Sen. Chris Coons, D-Del., asked house managers about the pushback on subpoenaing witnesses and documents, noting that it only took a few days to do so during former President Bill Clinton’s impeachment trial. House manager Rep. Hakeem Jeffries argued that indeed, witnesses and documents could be called “in an expeditious fashion” during this trial. He said the record contained strong evidence that President Donald Trump did pressure his political rival, backed by witnesses who testified during the House impeachment trial, such as Ambassador Bill Taylor and Lt. Col. Alexander Vindman. Jeffries said there was a need to call more witnesses, such as former national security adviser John Bolton and White House chief of staff Mick Mulvaney, adding that Trump should not be treated any differently than previous presidents. Senators had their first chance to ask questions of the House managers and Trump’s legal team on Wednesday, Jan. 29. That came after both sides were given three days, respectively, to present their case. The House of Representatives impeached Trump in December on two articles -- abuse of power and obstruction of Congress. The questions come ahead of a vote on whether to bring forward witnesses and documents as part of the Senate trial. The Senate must now decide whether to acquit the president or convict him of the charges and remove him from office.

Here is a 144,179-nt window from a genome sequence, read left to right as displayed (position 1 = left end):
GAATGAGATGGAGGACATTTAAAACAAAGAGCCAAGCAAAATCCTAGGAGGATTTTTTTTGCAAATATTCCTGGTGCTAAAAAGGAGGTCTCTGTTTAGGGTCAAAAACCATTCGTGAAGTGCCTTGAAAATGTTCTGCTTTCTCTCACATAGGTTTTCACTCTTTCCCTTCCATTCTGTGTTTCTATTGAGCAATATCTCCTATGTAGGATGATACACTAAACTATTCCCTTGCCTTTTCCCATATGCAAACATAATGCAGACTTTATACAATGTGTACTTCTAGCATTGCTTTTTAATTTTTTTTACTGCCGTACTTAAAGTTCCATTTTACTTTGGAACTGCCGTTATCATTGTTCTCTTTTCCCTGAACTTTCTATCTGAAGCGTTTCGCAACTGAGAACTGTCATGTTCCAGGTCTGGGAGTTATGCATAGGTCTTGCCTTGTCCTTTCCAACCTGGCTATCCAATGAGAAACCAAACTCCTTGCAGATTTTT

For more on who’s who in the Trump impeachment inquiry, read: https://www.pbs.org/newshour/politics/whos-who-in-the-trump-impeachment-...

Stream your PBS favorites with the PBS app: https://to.pbs.org/2Jb8twG

Find more from PBS NewsHour at https://www.pbs.org/newshour

PBS NewsHour podcasts: https://www.pbs.org/newshour/podcasts

Newsletters: https://www.pbs.org/newshour/subscribe

Advertisement
Code: bgsport. 15% OFF for Sports & Outdoor Products

More videos

Associated Press 11 May 2020 11:44 CEST

AP Top Stories May 11 A